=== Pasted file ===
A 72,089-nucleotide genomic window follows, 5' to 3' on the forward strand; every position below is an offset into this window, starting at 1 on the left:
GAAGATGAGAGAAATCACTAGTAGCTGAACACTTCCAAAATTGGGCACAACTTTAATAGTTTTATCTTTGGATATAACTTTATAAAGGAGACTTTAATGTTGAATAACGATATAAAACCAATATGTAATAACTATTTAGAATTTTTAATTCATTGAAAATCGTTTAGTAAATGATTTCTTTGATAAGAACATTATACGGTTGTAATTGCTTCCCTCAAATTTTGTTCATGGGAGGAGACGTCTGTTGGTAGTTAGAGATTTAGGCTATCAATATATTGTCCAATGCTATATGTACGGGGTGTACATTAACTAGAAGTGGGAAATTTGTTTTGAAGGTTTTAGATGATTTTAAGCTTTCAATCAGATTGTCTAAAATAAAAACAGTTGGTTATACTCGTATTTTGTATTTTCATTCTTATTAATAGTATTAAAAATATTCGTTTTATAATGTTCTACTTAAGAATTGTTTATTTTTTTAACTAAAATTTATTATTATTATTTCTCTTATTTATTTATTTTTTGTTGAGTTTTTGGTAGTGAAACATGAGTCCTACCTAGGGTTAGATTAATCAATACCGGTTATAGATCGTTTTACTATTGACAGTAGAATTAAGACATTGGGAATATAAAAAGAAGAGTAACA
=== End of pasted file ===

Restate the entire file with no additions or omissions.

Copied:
A 72,089-nucleotide genomic window follows, 5' to 3' on the forward strand; every position below is an offset into this window, starting at 1 on the left:
GAAGATGAGAGAAATCACTAGTAGCTGAACACTTCCAAAATTGGGCACAACTTTAATAGTTTTATCTTTGGATATAACTTTATAAAGGAGACTTTAATGTTGAATAACGATATAAAACCAATATGTAATAACTATTTAGAATTTTTAATTCATTGAAAATCGTTTAGTAAATGATTTCTTTGATAAGAACATTATACGGTTGTAATTGCTTCCCTCAAATTTTGTTCATGGGAGGAGACGTCTGTTGGTAGTTAGAGATTTAGGCTATCAATATATTGTCCAATGCTATATGTACGGGGTGTACATTAACTAGAAGTGGGAAATTTGTTTTGAAGGTTTTAGATGATTTTAAGCTTTCAATCAGATTGTCTAAAATAAAAACAGTTGGTTATACTCGTATTTTGTATTTTCATTCTTATTAATAGTATTAAAAATATTCGTTTTATAATGTTCTACTTAAGAATTGTTTATTTTTTTAACTAAAATTTATTATTATTATTTCTCTTATTTATTTATTTTTTGTTGAGTTTTTGGTAGTGAAACATGAGTCCTACCTAGGGTTAGATTAATCAATACCGGTTATAGATCGTTTTACTATTGACAGTAGAATTAAGACATTGGGAATATAAAAAGAAGAGTAACA